How do you feel about fighting at The Garden?

“Not many fighters get a chance to fight at a special place like that,” Lundy said. “That’s one of the biggest places besides the Blue Horizon to be a part of. It’s a dream come true, and I’m going to make it even more special when I go out there and win this world title.”

Have you fought anyone that reminds you of Crawford?

“I can clearly say Richar Abril (Lundy W10 in 2010),” Lundy said. “If you look at Richar Abril, I think Richar Abril is a better fighter than Crawford. A guy that’s rangy and can box. The only thing that Richar Abril don’t do is switch. So, hands down, I can say Richar Abril. You can say southpaw, Richard Lopez. He was a big puncher that I beat, defended my NABF title. There’s a lot of guys out there that compare to him. Most people say, “Who have I fought?”. If you look at my resume, I have the better resume. You know, he ain’t fought nobody.”

Why did it take so long for this title shot to come?

“If I have had a big time promoter Hammerin’ Hank would have won, had his hand raised high,” Lundy said. “At the end of the day, the world seen it. HBO seen it. That’s why I’m back on. None of these guys have beat me. Nobody has kicked Hammerin’ Hank’s butt. This fight, the 27th at the Garden, it ain’t going to be no different. Nobody’s going to kick my butt, and I’m going to go out there and make a statement – in fashion.”

Do you see this as your chance to finally prove yourself to everyone?

“Most definitely,” Lundy said. “A lot of these champs, or so called champs, are champs because of their promoter. At the end of the day, I came up the hard way. I’ll put it like this, if any of these fighters took the road I took, they wouldn’t be champ today. They wouldn’t face the adversity that I have been through in my career. Most of these guys who are A-Side fighters, haven’t had to go to Russia to fight somebody in their back yard. I fought a guy, Viktor Postal. I beat him, but they gave him the decision. And ya’ll can look at that on YouTube. This was another top-ranked guy that I took to school. A long, rangy guy, I took to school. So, you know, these guys don’t have what I have. If I had been with a big time promoter, Hammerin’ Hank would have been champion years ago, and the world knows that. But I don’t downplay my career. I love the way my career went. Because fights like this, when I get my world title, there ain’t going to be no nay-say, or people critiquing me. Everything I fought for, I got and I earned. It’s going to be a lot sweeter. Ain’t nobody going to say nothing. They will sit there and I’ll point to them like Muhammad Ali did when he knocked out Sonny Liston (laughs). What he do? He started pointing and he tell everybody ‘I told you so’, and that’s what I’m gonna do. It’s going to be bittersweet.”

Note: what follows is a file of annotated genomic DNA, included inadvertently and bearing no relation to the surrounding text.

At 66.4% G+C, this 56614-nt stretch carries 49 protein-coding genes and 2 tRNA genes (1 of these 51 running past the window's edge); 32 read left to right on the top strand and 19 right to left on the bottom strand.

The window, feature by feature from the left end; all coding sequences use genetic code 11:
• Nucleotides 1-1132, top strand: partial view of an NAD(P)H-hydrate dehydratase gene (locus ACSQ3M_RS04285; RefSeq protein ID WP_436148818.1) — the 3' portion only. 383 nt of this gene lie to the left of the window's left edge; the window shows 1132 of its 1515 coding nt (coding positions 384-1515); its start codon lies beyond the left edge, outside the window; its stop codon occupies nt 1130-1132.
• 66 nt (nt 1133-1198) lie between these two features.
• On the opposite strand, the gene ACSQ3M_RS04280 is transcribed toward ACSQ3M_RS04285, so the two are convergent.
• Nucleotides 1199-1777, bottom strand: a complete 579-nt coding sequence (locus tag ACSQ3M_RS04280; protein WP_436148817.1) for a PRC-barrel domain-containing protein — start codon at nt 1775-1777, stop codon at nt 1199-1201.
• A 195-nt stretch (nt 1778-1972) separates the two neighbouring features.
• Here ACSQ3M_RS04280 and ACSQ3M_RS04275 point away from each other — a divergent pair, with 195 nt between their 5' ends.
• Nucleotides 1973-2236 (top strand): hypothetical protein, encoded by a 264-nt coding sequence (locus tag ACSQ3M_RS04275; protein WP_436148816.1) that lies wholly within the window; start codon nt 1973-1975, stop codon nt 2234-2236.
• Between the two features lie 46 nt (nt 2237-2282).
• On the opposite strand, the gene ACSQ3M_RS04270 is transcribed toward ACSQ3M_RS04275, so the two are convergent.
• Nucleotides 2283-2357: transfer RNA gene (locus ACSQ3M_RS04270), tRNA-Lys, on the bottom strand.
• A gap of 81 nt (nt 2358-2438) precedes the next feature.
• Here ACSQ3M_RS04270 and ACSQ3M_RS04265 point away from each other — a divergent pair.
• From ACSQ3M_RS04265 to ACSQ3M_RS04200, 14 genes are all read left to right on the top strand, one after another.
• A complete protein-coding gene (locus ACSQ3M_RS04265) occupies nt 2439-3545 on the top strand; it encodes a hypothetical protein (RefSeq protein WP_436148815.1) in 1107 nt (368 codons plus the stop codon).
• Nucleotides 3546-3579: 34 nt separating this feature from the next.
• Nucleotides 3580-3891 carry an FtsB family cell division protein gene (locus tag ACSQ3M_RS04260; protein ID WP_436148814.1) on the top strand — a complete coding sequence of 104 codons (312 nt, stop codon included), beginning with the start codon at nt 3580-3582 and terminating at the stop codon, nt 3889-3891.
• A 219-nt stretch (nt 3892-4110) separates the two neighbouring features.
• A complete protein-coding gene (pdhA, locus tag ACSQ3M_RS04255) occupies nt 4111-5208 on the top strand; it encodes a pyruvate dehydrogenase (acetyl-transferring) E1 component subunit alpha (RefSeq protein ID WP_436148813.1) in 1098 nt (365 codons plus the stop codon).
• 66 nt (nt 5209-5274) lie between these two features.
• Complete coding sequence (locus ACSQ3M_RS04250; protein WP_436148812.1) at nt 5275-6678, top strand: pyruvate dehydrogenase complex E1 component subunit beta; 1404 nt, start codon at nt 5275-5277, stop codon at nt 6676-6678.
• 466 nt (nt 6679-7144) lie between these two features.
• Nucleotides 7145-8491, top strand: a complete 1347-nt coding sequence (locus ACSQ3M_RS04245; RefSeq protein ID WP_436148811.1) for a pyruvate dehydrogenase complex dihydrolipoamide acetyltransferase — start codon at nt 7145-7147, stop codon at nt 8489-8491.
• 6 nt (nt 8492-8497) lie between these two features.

How will it feel to become another champion from Philly?